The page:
Prestigious gunmaker Holland and Holland was founded way back in 1835, but as Helena Douglas finds, it’s more than willing to move with the times.
As gunroom manager at Holland and Holland’s flagship London premises on Bruton Street, Andrew Ambrose is super-smart in suit, striped shirt, tie and shiny shoes.
He is surrounded by cabinets that house specimens of the shotguns and rifles that have made the company’s name over the past 178 years.
It was not always so for the 38-year-old who previously worked for a jeans company looking after its export clients.
“That was a completely opposite environment,” he says. “We wore jeans, it was very casual, but looking after clients gave me a good insight into people and that translates to the job I am doing today.”
Andrew, who has worked for Holland and Holland for nearly 15 years, started out as gunroom administrator with responsibility for implementing a computer system for the company’s firearms register, which was still kept in handwritten ledgers. He then became a gunroom salesman after spending nine months in the factory learning about the craft of gunmaking. Last year he was promoted to gunroom sales manager.
As he shows, the qualities needed for the job are many and varied. “You have to be able to deal with people from different backgrounds and cultures, from all around the world, and all of whom have different requirements. No day is the same. One minute I may be selling a £5 can of oil and the next discussing a £110,000 double rifle. It’s also crucial for me to understand the guns we sell, which is why I worked at the factory as it gave me an understanding of the gunmaking process, how the guns work, why they take so long to build and why they cost what they do.”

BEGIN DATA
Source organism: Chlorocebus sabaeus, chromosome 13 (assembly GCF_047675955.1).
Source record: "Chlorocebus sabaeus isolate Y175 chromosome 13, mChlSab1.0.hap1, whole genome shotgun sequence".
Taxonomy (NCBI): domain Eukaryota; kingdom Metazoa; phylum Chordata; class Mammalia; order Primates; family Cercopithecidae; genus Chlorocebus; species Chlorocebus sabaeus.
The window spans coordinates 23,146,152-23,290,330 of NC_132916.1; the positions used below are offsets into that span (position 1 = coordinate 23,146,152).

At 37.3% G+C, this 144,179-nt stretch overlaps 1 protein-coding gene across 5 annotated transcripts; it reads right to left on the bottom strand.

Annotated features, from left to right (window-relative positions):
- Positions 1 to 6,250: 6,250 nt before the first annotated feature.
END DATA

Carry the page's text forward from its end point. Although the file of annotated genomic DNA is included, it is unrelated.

Clearly the role is also one of providing excellent customer service. “Taking an order for a bespoke gun can be the start of a two-and-a-half year relationship with that client while the gun is being made,” says Andrew. “There is a lot of communication between us. After that time the client comes back for the gun to be serviced, to buy shooting clothes and so on, so we maintain that relationship which can carry on for years. Clients like to feel they are part of the Holland and Holland family, and we like that too.”
Holland and Holland employs about 80 staff, including 35 craftsmen. It makes all of its own guns – around 50 shotguns, 20 bolt-action rifles and five double rifles a year – and is the only gunmaker in the country to build them under one roof. “The guns are built from start to finish at our factory in Kensal Green, north London, but we do use some outworker engravers as many of them work from home.”
Bespoke guns make up about 40 per cent of Holland and Holland’s business, with the remaining 60 per cent made of ‘off the shelf’ sales. This percentage, Andrew says, has changed hugely over the past three decades. “Thirty years ago you wouldn’t have seen any guns in the cabinets – nearly all our sales were bespoke orders. But we have a different clientele now and our business has had to change. Today many clients won’t wait – they want a gun right away. We have to had to react by building for the shelf. Essentially, we now need to second-guess what our clients will want in terms of stock type, barrel lengths, engraving and so on.”